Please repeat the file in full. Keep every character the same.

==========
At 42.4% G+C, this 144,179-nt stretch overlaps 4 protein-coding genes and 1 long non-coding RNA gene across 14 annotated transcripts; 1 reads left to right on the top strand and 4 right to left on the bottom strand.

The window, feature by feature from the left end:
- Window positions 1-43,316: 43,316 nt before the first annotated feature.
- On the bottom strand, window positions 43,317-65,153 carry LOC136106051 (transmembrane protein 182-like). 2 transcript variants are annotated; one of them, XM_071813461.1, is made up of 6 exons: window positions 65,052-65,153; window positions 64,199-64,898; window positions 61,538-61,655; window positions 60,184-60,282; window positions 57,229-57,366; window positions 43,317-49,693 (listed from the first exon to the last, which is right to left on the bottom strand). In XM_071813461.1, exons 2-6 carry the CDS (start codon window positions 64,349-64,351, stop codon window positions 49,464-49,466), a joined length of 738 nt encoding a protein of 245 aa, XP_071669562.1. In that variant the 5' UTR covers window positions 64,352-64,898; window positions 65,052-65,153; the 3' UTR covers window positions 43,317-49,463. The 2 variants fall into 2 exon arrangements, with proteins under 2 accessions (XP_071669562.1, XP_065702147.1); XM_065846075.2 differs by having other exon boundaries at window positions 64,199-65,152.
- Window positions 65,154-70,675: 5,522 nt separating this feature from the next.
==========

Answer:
At 42.4% G+C, this 144,179-nt stretch overlaps 4 protein-coding genes and 1 long non-coding RNA gene across 14 annotated transcripts; 1 reads left to right on the top strand and 4 right to left on the bottom strand.

The window, feature by feature from the left end:
- Window positions 1-43,316: 43,316 nt before the first annotated feature.
- On the bottom strand, window positions 43,317-65,153 carry LOC136106051 (transmembrane protein 182-like). 2 transcript variants are annotated; one of them, XM_071813461.1, is made up of 6 exons: window positions 65,052-65,153; window positions 64,199-64,898; window positions 61,538-61,655; window positions 60,184-60,282; window positions 57,229-57,366; window positions 43,317-49,693 (listed from the first exon to the last, which is right to left on the bottom strand). In XM_071813461.1, exons 2-6 carry the CDS (start codon window positions 64,349-64,351, stop codon window positions 49,464-49,466), a joined length of 738 nt encoding a protein of 245 aa, XP_071669562.1. In that variant the 5' UTR covers window positions 64,352-64,898; window positions 65,052-65,153; the 3' UTR covers window positions 43,317-49,463. The 2 variants fall into 2 exon arrangements, with proteins under 2 accessions (XP_071669562.1, XP_065702147.1); XM_065846075.2 differs by having other exon boundaries at window positions 64,199-65,152.
- Window positions 65,154-70,675: 5,522 nt separating this feature from the next.